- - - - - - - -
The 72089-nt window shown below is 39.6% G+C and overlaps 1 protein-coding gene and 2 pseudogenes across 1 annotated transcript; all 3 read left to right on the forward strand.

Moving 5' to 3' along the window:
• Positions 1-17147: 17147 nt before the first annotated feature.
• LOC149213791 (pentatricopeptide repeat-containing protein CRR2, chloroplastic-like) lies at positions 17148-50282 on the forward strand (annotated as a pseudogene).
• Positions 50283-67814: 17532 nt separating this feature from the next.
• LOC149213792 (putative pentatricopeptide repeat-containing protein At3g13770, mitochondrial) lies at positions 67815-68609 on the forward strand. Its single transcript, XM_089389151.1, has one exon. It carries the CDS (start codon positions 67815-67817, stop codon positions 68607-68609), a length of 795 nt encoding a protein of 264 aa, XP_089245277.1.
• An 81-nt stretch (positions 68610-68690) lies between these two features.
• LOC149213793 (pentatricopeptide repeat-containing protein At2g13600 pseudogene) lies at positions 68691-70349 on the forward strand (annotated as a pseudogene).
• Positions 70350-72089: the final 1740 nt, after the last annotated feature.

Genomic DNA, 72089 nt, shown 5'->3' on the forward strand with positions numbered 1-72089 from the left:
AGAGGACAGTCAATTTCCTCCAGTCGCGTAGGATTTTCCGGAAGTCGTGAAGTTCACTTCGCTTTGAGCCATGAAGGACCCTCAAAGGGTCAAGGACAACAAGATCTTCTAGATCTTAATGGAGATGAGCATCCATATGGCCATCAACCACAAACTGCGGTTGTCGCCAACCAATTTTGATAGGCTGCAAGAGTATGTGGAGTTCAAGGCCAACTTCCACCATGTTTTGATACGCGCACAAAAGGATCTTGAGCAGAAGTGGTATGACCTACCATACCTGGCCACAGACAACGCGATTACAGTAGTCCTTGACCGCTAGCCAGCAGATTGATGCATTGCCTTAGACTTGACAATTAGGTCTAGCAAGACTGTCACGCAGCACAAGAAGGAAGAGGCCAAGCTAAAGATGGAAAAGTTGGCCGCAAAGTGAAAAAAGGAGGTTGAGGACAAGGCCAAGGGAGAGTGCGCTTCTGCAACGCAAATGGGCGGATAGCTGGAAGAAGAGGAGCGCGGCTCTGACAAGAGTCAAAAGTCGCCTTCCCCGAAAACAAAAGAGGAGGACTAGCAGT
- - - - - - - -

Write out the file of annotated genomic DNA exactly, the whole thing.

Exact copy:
The 72089-nt window shown below is 39.6% G+C and overlaps 1 protein-coding gene and 2 pseudogenes across 1 annotated transcript; all 3 read left to right on the forward strand.

Moving 5' to 3' along the window:
• Positions 1-17147: 17147 nt before the first annotated feature.
• LOC149213791 (pentatricopeptide repeat-containing protein CRR2, chloroplastic-like) lies at positions 17148-50282 on the forward strand (annotated as a pseudogene).
• Positions 50283-67814: 17532 nt separating this feature from the next.
• LOC149213792 (putative pentatricopeptide repeat-containing protein At3g13770, mitochondrial) lies at positions 67815-68609 on the forward strand. Its single transcript, XM_089389151.1, has one exon. It carries the CDS (start codon positions 67815-67817, stop codon positions 68607-68609), a length of 795 nt encoding a protein of 264 aa, XP_089245277.1.
• An 81-nt stretch (positions 68610-68690) lies between these two features.
• LOC149213793 (pentatricopeptide repeat-containing protein At2g13600 pseudogene) lies at positions 68691-70349 on the forward strand (annotated as a pseudogene).
• Positions 70350-72089: the final 1740 nt, after the last annotated feature.

Genomic DNA, 72089 nt, shown 5'->3' on the forward strand with positions numbered 1-72089 from the left:
AGAGGACAGTCAATTTCCTCCAGTCGCGTAGGATTTTCCGGAAGTCGTGAAGTTCACTTCGCTTTGAGCCATGAAGGACCCTCAAAGGGTCAAGGACAACAAGATCTTCTAGATCTTAATGGAGATGAGCATCCATATGGCCATCAACCACAAACTGCGGTTGTCGCCAACCAATTTTGATAGGCTGCAAGAGTATGTGGAGTTCAAGGCCAACTTCCACCATGTTTTGATACGCGCACAAAAGGATCTTGAGCAGAAGTGGTATGACCTACCATACCTGGCCACAGACAACGCGATTACAGTAGTCCTTGACCGCTAGCCAGCAGATTGATGCATTGCCTTAGACTTGACAATTAGGTCTAGCAAGACTGTCACGCAGCACAAGAAGGAAGAGGCCAAGCTAAAGATGGAAAAGTTGGCCGCAAAGTGAAAAAAGGAGGTTGAGGACAAGGCCAAGGGAGAGTGCGCTTCTGCAACGCAAATGGGCGGATAGCTGGAAGAAGAGGAGCGCGGCTCTGACAAGAGTCAAAAGTCGCCTTCCCCGAAAACAAAAGAGGAGGACTAGCAGT